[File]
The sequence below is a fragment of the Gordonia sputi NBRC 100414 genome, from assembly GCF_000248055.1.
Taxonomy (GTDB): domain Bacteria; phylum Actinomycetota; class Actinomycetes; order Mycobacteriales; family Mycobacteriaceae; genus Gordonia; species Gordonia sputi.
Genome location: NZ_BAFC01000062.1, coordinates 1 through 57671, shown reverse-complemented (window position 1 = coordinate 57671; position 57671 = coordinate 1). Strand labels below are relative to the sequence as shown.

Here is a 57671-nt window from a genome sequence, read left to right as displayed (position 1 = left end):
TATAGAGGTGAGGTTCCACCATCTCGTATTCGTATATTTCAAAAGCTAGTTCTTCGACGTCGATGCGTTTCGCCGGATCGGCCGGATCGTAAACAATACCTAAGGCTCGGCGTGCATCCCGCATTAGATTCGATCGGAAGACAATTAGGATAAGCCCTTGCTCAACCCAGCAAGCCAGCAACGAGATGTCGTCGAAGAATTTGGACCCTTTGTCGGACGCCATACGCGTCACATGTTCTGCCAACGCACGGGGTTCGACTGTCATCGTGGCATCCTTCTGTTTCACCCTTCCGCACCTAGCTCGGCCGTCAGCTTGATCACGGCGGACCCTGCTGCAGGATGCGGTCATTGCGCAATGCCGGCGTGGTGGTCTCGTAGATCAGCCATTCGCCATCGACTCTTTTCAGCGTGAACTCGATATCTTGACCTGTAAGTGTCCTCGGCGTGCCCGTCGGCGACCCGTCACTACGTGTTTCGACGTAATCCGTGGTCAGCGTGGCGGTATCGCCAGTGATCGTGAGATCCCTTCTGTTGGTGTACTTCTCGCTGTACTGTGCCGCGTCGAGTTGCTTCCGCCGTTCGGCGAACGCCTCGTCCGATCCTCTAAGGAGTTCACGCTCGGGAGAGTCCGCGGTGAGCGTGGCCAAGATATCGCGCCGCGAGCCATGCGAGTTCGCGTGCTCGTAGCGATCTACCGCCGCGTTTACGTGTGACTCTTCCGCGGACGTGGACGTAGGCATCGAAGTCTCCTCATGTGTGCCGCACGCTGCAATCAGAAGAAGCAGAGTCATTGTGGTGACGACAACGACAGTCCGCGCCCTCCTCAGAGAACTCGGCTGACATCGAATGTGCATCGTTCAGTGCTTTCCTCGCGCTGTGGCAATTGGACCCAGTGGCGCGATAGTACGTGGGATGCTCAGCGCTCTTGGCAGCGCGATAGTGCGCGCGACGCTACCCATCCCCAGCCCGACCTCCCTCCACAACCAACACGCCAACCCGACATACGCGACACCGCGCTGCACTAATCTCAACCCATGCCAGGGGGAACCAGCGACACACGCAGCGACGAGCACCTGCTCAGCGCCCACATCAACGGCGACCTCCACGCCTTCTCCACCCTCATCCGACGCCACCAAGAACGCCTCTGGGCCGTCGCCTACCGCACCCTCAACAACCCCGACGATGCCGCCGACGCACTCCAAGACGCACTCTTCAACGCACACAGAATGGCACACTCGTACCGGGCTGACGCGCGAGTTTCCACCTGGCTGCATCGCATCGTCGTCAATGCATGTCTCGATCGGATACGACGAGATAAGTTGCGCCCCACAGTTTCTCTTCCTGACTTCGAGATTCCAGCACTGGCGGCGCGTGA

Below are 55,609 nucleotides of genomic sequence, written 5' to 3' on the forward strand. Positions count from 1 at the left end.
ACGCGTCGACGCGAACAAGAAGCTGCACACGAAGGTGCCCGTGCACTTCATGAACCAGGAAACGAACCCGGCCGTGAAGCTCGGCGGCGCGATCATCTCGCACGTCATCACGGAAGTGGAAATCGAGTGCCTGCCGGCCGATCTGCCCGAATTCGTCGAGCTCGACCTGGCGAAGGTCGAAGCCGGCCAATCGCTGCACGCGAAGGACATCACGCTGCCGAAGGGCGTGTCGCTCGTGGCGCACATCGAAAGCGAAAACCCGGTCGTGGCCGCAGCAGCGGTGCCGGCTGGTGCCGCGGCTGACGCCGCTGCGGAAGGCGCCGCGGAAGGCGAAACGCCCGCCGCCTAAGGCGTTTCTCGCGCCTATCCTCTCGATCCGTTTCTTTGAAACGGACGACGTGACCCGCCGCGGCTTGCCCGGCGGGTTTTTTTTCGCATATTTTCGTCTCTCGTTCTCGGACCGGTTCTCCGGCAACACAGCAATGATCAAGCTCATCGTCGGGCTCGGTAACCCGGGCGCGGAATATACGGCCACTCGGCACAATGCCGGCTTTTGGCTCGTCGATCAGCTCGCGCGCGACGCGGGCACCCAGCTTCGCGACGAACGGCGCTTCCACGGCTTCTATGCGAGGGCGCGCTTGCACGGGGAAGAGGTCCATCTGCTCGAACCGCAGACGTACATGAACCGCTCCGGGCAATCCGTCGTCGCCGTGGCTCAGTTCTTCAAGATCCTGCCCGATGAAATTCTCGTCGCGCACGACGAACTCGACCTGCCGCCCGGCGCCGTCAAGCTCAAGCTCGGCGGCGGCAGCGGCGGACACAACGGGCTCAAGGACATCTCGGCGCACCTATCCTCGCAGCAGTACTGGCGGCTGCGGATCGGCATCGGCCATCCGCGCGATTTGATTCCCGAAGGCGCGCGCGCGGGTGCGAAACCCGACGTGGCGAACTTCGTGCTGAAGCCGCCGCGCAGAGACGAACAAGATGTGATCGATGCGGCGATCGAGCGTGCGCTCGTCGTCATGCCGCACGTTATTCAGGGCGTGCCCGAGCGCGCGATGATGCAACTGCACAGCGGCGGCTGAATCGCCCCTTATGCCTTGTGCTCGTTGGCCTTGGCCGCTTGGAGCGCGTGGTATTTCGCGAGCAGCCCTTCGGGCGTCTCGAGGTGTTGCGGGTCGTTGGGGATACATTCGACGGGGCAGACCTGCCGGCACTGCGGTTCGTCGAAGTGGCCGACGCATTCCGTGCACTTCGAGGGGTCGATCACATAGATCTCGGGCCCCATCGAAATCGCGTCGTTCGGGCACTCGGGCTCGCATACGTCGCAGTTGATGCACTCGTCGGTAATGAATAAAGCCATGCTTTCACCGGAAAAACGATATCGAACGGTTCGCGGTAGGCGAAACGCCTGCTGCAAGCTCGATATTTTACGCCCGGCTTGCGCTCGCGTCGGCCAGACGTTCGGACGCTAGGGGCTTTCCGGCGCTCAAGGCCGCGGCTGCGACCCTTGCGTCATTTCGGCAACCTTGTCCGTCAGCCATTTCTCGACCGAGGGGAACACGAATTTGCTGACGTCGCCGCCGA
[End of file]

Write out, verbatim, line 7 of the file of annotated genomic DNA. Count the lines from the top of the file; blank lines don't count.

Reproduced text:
ACGCGTCGACGCGAACAAGAAGCTGCACACGAAGGTGCCCGTGCACTTCATGAACCAGGAAACGAACCCGGCCGTGAAGCTCGGCGGCGCGATCATCTCGCACGTCATCACGGAAGTGGAAATCGAGTGCCTGCCGGCCGATCTGCCCGAATTCGTCGAGCTCGACCTGGCGAAGGTCGAAGCCGGCCAATCGCTGCACGCGAAGGACATCACGCTGCCGAAGGGCGTGTCGCTCGTGGCGCACATCGAAAGCGAAAACCCGGTCGTGGCCGCAGCAGCGGTGCCGGCTGGTGCCGCGGCTGACGCCGCTGCGGAAGGCGCCGCGGAAGGCGAAACGCCCGCCGCCTAAGGCGTTTCTCGCGCCTATCCTCTCGATCCGTTTCTTTGAAACGGACGACGTGACCCGCCGCGGCTTGCCCGGCGGGTTTTTTTTCGCATATTTTCGTCTCTCGTTCTCGGACCGGTTCTCCGGCAACACAGCAATGATCAAGCTCATCGTCGGGCTCGGTAACCCGGGCGCGGAATATACGGCCACTCGGCACAATGCCGGCTTTTGGCTCGTCGATCAGCTCGCGCGCGACGCGGGCACCCAGCTTCGCGACGAACGGCGCTTCCACGGCTTCTATGCGAGGGCGCGCTTGCACGGGGAAGAGGTCCATCTGCTCGAACCGCAGACGTACATGAACCGCTCCGGGCAATCCGTCGTCGCCGTGGCTCAGTTCTTCAAGATCCTGCCCGATGAAATTCTCGTCGCGCACGACGAACTCGACCTGCCGCCCGGCGCCGTCAAGCTCAAGCTCGGCGGCGGCAGCGGCGGACACAACGGGCTCAAGGACATCTCGGCGCACCTATCCTCGCAGCAGTACTGGCGGCTGCGGATCGGCATCGGCCATCCGCGCGATTTGATTCCCGAAGGCGCGCGCGCGGGTGCGAAACCCGACGTGGCGAACTTCGTGCTGAAGCCGCCGCGCAGAGACGAACAAGATGTGATCGATGCGGCGATCGAGCGTGCGCTCGTCGTCATGCCGCACGTTATTCAGGGCGTGCCCGAGCGCGCGATGATGCAACTGCACAGCGGCGGCTGAATCGCCCCTTATGCCTTGTGCTCGTTGGCCTTGGCCGCTTGGAGCGCGTGGTATTTCGCGAGCAGCCCTTCGGGCGTCTCGAGGTGTTGCGGGTCGTTGGGGATACATTCGACGGGGCAGACCTGCCGGCACTGCGGTTCGTCGAAGTGGCCGACGCATTCCGTGCACTTCGAGGGGTCGATCACATAGATCTCGGGCCCCATCGAAATCGCGTCGTTCGGGCACTCGGGCTCGCATACGTCGCAGTTGATGCACTCGTCGGTAATGAATAAAGCCATGCTTTCACCGGAAAAACGATATCGAACGGTTCGCGGTAGGCGAAACGCCTGCTGCAAGCTCGATATTTTACGCCCGGCTTGCGCTCGCGTCGGCCAGACGTTCGGACGCTAGGGGCTTTCCGGCGCTCAAGGCCGCGGCTGCGACCCTTGCGTCATTTCGGCAACCTTGTCCGTCAGCCATTTCTCGACCGAGGGGAACACGAATTTGCTGACGTCGCCGCCGA